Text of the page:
Everything You Need to Know about Pumping Breast Milk

For many moms, pumping breast milk is a critical and helpful part of their breastfeeding experience. Pumping has some terrific benefits, more than just some time away from your baby. Today we’re exploring everything you need to know about pumping breast milk, from the logistics of pumping, to the reasons it may be a useful part of your breastfeeding journey.

What is a Breast Pump?

A breast pump is a device that allows you to express and collect your breast milk. It mimics the suckling of your baby at the breast to stimulate the flow of milk. The milk is collected in a bottle or bag and can be stored for use at a later time.

Types of Breast Pumps

Everything You Need to Know about Pumping Breast MilkBreast pumps come in manual and electric versions. Both use phalanges – funnel-like shields that suction onto your breasts. In a manual breast pump you will use your hand to squeeze or plunge a mechanism that simulates the tug of your baby at the breast. Electric pumps have a motor that does the work for you and you have the option of different strengths and settings. Hospital grade electric breast pumps are extremely strong and efficient.

If you only plan to pump occasionally or as an emergency back-up, a manual breast pump will probably suffice. If you will be pumping daily, you probably want to get an electric breast pump. Many insurance plans include a free electric breast pump so check with your provider before purchasing one. If you find you need to pump during your hospital stay and you don’t have a breast pump yet, you can easily rent a hospital grade pump on site.

Reasons for Pumping Breast Milk

Pumping breast milk is not just for moms who will be returning to work although that is definitely a reason to pump. Pumping can also be helpful if you need to spend some time away from your baby, perhaps for a little R&R, running errands or a date night with the hubs. Even if you’re not planning to be away from your baby, you may find it more convenient to pump and serve a bottle when you are away from home or simply have a stash of breast milk available in the freezer for a future outing.

Some mothers choose to exclusively pump rather than feed their babies at the breast. This may be because they want to know exactly how much breast milk their baby is getting or they may find it easier, especially if they are working and away from their babies often. Mothers who exclusively pump can create their own pumping schedule but may find it easier to pump around the same times that their baby takes a bottle.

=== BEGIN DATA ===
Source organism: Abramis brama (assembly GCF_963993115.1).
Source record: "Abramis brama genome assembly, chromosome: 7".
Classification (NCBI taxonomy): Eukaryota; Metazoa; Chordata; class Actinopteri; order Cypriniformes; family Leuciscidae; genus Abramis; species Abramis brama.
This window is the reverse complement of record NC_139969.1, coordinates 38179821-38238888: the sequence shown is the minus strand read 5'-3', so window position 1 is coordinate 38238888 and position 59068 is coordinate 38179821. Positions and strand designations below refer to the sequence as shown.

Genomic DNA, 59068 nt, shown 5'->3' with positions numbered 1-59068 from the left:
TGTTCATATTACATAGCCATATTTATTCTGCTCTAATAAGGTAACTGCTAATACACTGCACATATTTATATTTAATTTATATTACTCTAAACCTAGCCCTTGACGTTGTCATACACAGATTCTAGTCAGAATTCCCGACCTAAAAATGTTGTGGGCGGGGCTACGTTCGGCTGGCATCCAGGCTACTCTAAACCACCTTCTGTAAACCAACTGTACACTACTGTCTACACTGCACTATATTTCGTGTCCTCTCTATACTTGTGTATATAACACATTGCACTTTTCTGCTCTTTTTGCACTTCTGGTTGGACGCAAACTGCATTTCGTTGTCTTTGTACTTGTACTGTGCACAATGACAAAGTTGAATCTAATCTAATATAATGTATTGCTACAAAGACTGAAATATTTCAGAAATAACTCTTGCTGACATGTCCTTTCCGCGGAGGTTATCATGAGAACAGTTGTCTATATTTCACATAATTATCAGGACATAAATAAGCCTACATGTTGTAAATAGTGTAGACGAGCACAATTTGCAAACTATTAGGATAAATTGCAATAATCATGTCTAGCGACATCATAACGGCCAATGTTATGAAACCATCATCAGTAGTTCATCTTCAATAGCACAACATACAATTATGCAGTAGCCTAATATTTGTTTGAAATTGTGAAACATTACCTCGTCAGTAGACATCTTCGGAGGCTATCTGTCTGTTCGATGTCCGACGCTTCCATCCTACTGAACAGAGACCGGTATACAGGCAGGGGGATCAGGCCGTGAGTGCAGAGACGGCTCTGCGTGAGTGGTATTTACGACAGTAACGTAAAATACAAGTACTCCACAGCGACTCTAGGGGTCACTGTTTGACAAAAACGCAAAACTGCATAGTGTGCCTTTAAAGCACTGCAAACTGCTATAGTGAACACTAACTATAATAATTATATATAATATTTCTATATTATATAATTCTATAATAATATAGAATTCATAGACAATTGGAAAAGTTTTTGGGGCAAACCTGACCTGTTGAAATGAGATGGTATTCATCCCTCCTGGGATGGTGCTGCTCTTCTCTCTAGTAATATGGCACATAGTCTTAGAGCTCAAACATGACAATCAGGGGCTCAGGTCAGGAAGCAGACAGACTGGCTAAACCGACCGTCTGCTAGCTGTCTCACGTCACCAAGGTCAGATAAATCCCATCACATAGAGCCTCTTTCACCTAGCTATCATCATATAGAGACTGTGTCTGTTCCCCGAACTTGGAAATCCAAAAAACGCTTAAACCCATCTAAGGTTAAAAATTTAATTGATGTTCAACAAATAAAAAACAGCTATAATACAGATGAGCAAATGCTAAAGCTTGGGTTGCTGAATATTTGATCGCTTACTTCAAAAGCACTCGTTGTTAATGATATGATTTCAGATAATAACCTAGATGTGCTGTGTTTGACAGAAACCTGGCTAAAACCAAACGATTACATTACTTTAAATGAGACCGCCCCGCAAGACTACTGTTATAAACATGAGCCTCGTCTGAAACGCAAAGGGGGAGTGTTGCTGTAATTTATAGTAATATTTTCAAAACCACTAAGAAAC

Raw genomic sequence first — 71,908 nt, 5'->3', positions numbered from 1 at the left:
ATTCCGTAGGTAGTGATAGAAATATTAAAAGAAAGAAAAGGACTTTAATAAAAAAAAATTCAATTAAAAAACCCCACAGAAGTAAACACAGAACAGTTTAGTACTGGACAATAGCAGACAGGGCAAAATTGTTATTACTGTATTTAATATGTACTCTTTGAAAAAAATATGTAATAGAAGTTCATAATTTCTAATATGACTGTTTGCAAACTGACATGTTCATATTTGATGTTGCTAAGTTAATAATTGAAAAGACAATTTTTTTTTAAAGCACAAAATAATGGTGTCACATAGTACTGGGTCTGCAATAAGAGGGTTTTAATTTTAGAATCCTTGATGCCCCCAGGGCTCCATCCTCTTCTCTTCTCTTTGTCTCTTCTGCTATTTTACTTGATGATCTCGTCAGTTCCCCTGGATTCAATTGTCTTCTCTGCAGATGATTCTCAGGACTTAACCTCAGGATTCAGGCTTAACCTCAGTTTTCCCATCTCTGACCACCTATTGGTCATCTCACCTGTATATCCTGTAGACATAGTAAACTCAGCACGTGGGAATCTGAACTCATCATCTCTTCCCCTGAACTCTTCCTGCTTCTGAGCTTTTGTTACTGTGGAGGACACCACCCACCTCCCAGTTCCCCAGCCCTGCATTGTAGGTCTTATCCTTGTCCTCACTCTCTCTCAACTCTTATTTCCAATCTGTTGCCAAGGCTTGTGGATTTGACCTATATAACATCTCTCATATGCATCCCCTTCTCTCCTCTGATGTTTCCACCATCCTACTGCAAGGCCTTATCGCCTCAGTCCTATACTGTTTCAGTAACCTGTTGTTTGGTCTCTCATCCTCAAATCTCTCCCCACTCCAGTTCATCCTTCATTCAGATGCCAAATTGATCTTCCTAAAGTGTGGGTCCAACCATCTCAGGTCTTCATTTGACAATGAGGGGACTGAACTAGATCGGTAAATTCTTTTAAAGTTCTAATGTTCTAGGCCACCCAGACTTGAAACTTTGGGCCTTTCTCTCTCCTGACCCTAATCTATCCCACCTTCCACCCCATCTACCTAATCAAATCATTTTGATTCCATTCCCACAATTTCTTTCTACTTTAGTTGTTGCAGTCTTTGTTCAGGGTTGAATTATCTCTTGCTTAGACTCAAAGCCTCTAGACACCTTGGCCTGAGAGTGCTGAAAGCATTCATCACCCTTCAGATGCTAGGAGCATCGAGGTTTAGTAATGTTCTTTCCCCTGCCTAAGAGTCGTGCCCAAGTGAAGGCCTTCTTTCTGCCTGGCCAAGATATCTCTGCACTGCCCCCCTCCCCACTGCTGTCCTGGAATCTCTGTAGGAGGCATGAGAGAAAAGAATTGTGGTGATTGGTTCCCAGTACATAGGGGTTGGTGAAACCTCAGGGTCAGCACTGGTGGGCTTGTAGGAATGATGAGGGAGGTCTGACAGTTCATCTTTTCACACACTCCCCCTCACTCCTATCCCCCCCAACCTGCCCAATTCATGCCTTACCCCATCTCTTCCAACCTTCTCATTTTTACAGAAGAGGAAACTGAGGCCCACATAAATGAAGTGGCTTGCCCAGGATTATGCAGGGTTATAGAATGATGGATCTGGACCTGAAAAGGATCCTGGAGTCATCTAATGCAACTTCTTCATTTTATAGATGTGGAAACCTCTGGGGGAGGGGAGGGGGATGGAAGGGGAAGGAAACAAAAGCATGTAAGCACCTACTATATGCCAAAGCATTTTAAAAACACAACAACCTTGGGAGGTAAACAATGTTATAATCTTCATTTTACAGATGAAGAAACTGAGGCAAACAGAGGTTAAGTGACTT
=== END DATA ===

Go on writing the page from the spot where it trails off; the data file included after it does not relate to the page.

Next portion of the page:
If you experience low milk supply or an oversupply of milk, pumping can help with both of these extremes. The best way to boost your milk supply is by expressing milk more often and draining your breasts thoroughly, whether that is through breastfeeding or pumping. Also, engorgement is common in the early weeks and months of breastfeeding as your body tries to figure out exactly how much to produce for your growing baby. Pumping breast milk to relieve painful full breasts and prevent a plugged duct and potential infection is smart. Full breasts may also make it difficult for your baby to latch.

The Best Times to Pump Milk

If you’re going back to work, pumping around the same time that your baby eats will help you maintain your milk supply and ensure your milk is ready at the times your baby normally nurses (for weekends or days when you will be together). To build up a supply of extra milk, start pumping a few times a day several weeks before returning to work. This will also help you get the hang of pumping too.

The most efficient times to pump are after your morning feeding and before you go to bed. Usually this is when you’ll be able to express the most milk. Pre-bedtime pumping is great once your baby starts sleeping for longer stretches at night. You’ll be able to drain your breasts but have plenty of time to replenish before your she nurses again.

Also pump anytime your feel your breasts are too full and you need relief. This may mean you pump for only a short time before or after a feeding. If you need to boost your milk supply, pump after or in-between feedings to stimulate your milk production. You can even try cluster pumping where you pump every half an hour for several hours.

Tips for Pumping Breast Milk

Treat pumping like breastfeeding. It’s a sacred time of loving nourishment for your baby, even if she isn’t actually there. In a comfy spot, sit back, relax and think of your baby while pumping for the best results.

Pumping should not be painful. When using an electric pump, start on a low setting and increase the speed or force after your letdown occurs. You may need to massage your breasts or lean forward to help stimulate your breasts at the beginning of a pumping session.

Wearing a nursing bra or cami while pumping makes the process much easier, especially if you are pumping at work. Just like breastfeeding, you can simply unhook the nursing clasps or slide over the cups for easy access to your breasts.

Factors That Affect Pumping Output